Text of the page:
On February 23, 2008, a major NASA mission – the MARS Exploration Rovers (or MERs) – were led for the first time by a women-only team. Dr. Barbara Cohen of the Marshall Space Flight Center was the leader of that team.
In a 2012 interview, Cohen stated that she, “wasn’t really that interested in science growing up, but … was always that annoying overachiever in school because [she] enjoyed learning.” In secondary school, she was engaged in the program that would become Odyssey of the Mind, which involved creatively solving complex problems and helped her become a problem solver and critical thinker, which she said, “are some of the most important skills in science.” She was inspired by watching Carl Sagan’s “Cosmos” and after having an “amazing” chemistry class in high school, decided to pursue science as a career.
In her undergraduate work in geology at the University of New York at Stony Brook, Cohen mapped lineaments (faults) on Europa – a task she described as tedious – but one that opened her eyes to the detailed geography of other worlds. This led Cohen to pursuing her PhD in Planetary Science, which she completed in 2000 from the University of Arizona, where she studied lunar meteorites. In 2003, she joined the Institute of Meteoritics at the University of New Mexico, continuing her graduate work.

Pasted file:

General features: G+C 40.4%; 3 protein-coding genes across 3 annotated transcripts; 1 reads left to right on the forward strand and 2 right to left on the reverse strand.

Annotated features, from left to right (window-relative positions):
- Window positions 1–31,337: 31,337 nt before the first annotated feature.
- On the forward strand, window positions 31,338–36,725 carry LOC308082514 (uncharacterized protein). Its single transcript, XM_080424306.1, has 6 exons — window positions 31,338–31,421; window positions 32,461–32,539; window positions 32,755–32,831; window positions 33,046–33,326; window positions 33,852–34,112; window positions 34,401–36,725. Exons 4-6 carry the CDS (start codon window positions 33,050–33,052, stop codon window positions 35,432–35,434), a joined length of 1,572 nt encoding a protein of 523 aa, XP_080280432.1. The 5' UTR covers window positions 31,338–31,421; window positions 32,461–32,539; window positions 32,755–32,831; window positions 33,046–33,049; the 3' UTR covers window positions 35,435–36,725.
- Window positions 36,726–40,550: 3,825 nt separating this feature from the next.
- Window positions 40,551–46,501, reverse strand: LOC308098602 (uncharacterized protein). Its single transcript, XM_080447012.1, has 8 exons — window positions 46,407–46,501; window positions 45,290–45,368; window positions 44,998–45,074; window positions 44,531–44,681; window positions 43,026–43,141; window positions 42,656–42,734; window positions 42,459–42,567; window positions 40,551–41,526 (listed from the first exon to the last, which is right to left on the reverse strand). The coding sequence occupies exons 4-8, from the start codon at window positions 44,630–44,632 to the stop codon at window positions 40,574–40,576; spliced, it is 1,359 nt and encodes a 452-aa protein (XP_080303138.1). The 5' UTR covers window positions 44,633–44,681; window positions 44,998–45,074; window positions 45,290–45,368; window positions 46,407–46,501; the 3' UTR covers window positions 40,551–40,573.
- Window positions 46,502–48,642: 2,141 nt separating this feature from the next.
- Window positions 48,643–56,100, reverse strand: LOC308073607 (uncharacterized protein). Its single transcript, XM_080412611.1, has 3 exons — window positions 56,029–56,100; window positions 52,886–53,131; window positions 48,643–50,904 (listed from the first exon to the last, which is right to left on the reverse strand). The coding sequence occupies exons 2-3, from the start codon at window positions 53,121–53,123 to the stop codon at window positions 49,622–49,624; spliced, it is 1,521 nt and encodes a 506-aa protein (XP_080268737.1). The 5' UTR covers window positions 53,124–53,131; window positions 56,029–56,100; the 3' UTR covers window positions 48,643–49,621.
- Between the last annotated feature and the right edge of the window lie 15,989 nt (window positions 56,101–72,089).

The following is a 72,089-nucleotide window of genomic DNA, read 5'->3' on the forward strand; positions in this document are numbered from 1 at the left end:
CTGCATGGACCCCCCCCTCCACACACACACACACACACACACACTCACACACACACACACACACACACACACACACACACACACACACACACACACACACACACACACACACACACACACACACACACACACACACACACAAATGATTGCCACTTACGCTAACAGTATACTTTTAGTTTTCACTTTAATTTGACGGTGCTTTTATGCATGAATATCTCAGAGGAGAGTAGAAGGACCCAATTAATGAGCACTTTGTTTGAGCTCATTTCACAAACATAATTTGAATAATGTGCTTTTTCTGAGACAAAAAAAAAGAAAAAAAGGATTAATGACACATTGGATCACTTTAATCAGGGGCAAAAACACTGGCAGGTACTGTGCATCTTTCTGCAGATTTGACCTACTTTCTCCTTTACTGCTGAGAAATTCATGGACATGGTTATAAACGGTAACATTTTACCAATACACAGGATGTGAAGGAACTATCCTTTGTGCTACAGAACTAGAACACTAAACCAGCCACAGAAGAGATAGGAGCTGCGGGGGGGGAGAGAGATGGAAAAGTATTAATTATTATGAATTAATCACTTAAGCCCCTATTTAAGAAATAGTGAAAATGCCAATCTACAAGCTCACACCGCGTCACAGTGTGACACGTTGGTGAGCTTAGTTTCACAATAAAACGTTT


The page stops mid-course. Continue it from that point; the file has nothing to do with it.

In 2005, she became a member of the Science Team for the MERs, examining the Rovers’ findings on Martian impact products. She became a full-time member of NASA in 2007 where she filled any operational role she was asked to play on the MERs team. She uses her scientific knowledge and MERs experience to support human exploration planning for the Moon for the Constellation program, including the Lunar Precursor Robotics Program, is helping design the MSFC Noble Gas Research Laboratory (MNGRL) to create detailed time histories of rocks and meteorites, and has participated in the Antarctic Search for Meteorites (ANSMET). Due to her contributions, asteroid 1981 EB23 was renamed 6816 Barbcohen in 2010.
Written by Nicole Hutchison